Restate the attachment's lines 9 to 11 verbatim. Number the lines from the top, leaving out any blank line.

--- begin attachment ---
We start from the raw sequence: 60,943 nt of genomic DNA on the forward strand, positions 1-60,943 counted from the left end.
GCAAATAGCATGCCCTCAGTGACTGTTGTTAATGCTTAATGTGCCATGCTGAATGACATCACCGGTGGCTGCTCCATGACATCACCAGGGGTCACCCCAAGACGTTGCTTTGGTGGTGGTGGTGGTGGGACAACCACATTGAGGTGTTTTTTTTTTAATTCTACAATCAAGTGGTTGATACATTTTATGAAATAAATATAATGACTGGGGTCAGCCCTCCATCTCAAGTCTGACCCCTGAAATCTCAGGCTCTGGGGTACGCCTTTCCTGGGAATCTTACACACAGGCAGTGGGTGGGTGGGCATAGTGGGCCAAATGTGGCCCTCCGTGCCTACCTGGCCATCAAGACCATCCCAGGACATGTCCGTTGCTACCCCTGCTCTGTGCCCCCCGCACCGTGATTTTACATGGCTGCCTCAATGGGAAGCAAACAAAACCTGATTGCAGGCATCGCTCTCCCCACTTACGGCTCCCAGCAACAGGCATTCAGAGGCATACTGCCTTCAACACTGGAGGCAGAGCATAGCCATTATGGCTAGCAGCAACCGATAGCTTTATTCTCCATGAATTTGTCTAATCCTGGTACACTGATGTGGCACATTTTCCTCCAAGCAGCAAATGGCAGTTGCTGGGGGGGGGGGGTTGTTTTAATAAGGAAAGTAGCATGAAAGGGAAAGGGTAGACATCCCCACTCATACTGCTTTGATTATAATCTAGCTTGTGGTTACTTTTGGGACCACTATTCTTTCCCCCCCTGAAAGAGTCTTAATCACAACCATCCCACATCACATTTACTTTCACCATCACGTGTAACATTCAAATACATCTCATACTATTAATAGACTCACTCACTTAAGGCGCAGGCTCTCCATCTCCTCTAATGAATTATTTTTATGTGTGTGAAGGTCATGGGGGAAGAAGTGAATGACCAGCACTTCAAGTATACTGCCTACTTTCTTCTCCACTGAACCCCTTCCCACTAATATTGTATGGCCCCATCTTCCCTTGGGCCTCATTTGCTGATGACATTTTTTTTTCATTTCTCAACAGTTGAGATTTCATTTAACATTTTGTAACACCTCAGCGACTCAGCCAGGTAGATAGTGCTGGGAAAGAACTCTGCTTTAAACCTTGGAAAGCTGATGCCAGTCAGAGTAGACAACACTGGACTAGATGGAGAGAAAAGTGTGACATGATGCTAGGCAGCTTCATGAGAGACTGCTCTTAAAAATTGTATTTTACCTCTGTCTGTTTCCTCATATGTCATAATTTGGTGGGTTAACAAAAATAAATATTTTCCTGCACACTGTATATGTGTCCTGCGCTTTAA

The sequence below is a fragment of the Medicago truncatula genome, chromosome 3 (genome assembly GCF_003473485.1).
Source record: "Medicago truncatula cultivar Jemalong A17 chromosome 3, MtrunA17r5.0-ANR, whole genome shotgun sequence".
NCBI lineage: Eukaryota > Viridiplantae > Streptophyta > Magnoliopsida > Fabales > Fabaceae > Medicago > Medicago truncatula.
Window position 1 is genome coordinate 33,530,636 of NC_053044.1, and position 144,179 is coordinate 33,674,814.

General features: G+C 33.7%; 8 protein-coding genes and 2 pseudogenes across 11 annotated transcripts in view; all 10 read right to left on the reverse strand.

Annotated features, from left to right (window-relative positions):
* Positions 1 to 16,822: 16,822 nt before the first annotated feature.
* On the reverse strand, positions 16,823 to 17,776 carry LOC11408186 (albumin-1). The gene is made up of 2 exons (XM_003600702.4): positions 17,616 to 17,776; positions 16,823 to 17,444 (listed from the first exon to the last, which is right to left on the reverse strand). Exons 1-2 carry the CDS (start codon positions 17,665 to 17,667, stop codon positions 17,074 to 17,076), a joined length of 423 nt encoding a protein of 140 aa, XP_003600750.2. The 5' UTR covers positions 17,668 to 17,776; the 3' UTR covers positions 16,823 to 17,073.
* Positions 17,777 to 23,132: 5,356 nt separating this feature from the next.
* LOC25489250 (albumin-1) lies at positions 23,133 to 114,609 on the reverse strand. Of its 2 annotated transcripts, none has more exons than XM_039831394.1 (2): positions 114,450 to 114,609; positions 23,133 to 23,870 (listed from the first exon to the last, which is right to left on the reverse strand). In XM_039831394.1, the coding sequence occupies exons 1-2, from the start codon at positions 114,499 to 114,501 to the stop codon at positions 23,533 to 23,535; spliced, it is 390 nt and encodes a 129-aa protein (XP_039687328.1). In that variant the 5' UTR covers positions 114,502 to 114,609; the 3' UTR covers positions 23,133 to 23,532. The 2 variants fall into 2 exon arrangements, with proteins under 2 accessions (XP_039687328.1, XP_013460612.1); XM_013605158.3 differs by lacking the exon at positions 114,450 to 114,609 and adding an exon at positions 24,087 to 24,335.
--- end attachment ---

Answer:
* Positions 1 to 16,822: 16,822 nt before the first annotated feature.
* On the reverse strand, positions 16,823 to 17,776 carry LOC11408186 (albumin-1). The gene is made up of 2 exons (XM_003600702.4): positions 17,616 to 17,776; positions 16,823 to 17,444 (listed from the first exon to the last, which is right to left on the reverse strand). Exons 1-2 carry the CDS (start codon positions 17,665 to 17,667, stop codon positions 17,074 to 17,076), a joined length of 423 nt encoding a protein of 140 aa, XP_003600750.2. The 5' UTR covers positions 17,668 to 17,776; the 3' UTR covers positions 16,823 to 17,073.
* Positions 17,777 to 23,132: 5,356 nt separating this feature from the next.